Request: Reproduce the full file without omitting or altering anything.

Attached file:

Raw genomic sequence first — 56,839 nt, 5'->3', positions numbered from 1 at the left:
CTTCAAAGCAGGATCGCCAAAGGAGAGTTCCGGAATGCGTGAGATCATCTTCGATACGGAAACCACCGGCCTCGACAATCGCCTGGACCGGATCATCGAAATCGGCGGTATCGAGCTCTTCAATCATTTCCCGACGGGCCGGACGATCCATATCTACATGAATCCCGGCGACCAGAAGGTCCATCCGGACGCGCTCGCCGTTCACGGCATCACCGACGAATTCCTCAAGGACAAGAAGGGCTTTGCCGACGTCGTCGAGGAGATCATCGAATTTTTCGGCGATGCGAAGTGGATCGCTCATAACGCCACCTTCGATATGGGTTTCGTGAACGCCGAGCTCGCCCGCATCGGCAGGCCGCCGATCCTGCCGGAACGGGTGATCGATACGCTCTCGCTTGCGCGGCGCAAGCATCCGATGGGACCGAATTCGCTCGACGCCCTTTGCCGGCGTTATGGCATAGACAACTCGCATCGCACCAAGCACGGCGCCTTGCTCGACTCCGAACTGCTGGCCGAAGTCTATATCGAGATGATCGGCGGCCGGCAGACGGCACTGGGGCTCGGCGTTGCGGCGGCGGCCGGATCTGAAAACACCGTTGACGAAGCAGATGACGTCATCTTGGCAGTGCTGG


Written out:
Raw genomic sequence first — 56,839 nt, 5'->3', positions numbered from 1 at the left:
CTTCAAAGCAGGATCGCCAAAGGAGAGTTCCGGAATGCGTGAGATCATCTTCGATACGGAAACCACCGGCCTCGACAATCGCCTGGACCGGATCATCGAAATCGGCGGTATCGAGCTCTTCAATCATTTCCCGACGGGCCGGACGATCCATATCTACATGAATCCCGGCGACCAGAAGGTCCATCCGGACGCGCTCGCCGTTCACGGCATCACCGACGAATTCCTCAAGGACAAGAAGGGCTTTGCCGACGTCGTCGAGGAGATCATCGAATTTTTCGGCGATGCGAAGTGGATCGCTCATAACGCCACCTTCGATATGGGTTTCGTGAACGCCGAGCTCGCCCGCATCGGCAGGCCGCCGATCCTGCCGGAACGGGTGATCGATACGCTCTCGCTTGCGCGGCGCAAGCATCCGATGGGACCGAATTCGCTCGACGCCCTTTGCCGGCGTTATGGCATAGACAACTCGCATCGCACCAAGCACGGCGCCTTGCTCGACTCCGAACTGCTGGCCGAAGTCTATATCGAGATGATCGGCGGCCGGCAGACGGCACTGGGGCTCGGCGTTGCGGCGGCGGCCGGATCTGAAAACACCGTTGACGAAGCAGATGACGTCATCTTGGCAGTGCTGG